The number of laid-off workers drawing unemployment benefits rose to 3.18 million - the highest since September 1992, when the US struggled to emerge from the last recession. The Labor Department reported the overall unemployment rate remained at 4.5 percent in July, its highest level since the US entered a slowdown last summer. Many economists predict a rebound by the year's end that would reflect seven interest-rate cuts by the Fed and almost $40 billion in tax-rebate checks.

President Bush planned to nominate Air Force Gen. Richard Myers (l.) as the next chairman of the Joint Chiefs of Staff. Myers was to fly to Bush's Texas ranch today to accept. He's currently vice chairman of the Joint Chiefs and former commander of the US Space Command. If confirmed, he would reflect Bush's aim to focus on new military technologies, the importance of space and computers in warfare, and emerging global threats. The current chairman, Army Gen. Henry Shelton, steps down Sept. 30.

Elizabeth Dole reportedly will "seriously consider" running for the seat to be vacated by five-term Sen. Jesse Helms (R) of North Carolina in 2003. Dole also switched her voter registration from Kansas to North Carolina, according to news reports. A former labor secretary and Red Cross head, she was raised in North Carolina but hasn't lived there in decades. Other Republicans considering a bid include Rep. Richard Burr, ex-Sen. Lauch Faircloth, and ex-Charlotte Mayor Richard Vinroot. The only Democrat to enter so far is Secretary of State Elaine Marshall. (Story, page2.)

A new study of California's "three-strikes" law reports that while it has succeeded in putting more criminals behind bars - and for longer sentences - it has had little effect on thwarting crime. Researchers studied 50,000 prisoners convicted under the 1994 law and compared California's crime rate to states where crime has fallen markedly without such a law. Politicians challenged the study, noting that California's 41 percent drop in crime is twice the national average. The three-strikes law doubles sentences for a second felony conviction and imposes 25 years to life for a third conviction.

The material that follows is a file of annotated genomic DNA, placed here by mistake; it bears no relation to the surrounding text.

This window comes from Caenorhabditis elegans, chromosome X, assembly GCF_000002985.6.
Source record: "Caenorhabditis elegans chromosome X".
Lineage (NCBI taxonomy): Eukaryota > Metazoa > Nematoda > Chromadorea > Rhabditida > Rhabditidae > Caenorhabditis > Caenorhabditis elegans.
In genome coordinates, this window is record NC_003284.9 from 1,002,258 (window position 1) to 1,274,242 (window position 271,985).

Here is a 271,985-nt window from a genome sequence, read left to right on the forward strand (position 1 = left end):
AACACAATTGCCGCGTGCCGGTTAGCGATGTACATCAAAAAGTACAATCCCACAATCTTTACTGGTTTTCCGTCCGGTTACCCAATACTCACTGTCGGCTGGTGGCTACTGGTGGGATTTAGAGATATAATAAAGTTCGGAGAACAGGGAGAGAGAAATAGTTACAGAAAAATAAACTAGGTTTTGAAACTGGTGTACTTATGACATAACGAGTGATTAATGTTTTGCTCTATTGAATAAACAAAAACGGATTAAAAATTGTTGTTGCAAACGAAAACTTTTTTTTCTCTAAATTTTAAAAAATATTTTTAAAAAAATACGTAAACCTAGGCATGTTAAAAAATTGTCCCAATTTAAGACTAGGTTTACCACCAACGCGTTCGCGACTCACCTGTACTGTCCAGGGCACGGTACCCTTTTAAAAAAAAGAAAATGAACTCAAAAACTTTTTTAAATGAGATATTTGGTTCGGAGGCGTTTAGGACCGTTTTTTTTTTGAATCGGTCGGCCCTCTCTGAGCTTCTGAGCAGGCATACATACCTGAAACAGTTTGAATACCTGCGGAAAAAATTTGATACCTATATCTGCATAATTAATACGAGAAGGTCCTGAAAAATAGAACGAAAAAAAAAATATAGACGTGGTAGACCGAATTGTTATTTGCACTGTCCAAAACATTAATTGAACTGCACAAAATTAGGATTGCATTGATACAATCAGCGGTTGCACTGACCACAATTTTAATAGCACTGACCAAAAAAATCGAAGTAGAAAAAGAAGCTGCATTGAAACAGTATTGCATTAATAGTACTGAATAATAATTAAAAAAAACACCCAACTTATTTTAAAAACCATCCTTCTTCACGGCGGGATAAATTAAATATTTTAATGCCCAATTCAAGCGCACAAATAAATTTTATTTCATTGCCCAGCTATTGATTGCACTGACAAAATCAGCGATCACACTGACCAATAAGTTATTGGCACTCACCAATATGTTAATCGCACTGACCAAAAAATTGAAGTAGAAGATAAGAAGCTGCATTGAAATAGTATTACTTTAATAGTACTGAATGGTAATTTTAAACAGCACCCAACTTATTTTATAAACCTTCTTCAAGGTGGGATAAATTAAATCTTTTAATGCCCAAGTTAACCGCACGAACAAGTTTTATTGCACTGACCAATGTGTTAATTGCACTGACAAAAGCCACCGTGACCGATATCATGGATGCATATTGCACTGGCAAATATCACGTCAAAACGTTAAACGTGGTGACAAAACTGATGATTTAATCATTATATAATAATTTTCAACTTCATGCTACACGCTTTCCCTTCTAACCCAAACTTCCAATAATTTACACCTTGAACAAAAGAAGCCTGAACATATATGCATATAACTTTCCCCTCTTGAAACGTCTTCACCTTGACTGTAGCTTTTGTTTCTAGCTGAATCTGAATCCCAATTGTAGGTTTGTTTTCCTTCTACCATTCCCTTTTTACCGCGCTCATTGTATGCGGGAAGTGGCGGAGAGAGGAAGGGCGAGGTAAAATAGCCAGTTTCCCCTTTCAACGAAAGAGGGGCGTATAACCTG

The White House commission on Social Security reform said cuts in benefits may be needed to shore up the system even if private investment accounts are set up. The warning came as the commission struggled to build support for such accounts, touted by Bush as the best way to save Social Security from bankruptcy while protecting benefits. The plan would allow people to invest a portion of their Social Security taxes in stocks or bonds.

A wildfire that forced some 400 residents to be evacuated from their homes near Yosemite National Park was 60 percent contained. It's one of 32 major blazes burning hundreds of thousands of acres throughout the West. Four homes and at least 11,500 acres have been charred in the Yosemite fire so far. Meanwhile, rain helped crews battling flames in Oregon and Washington. (Editorial, page 10.)

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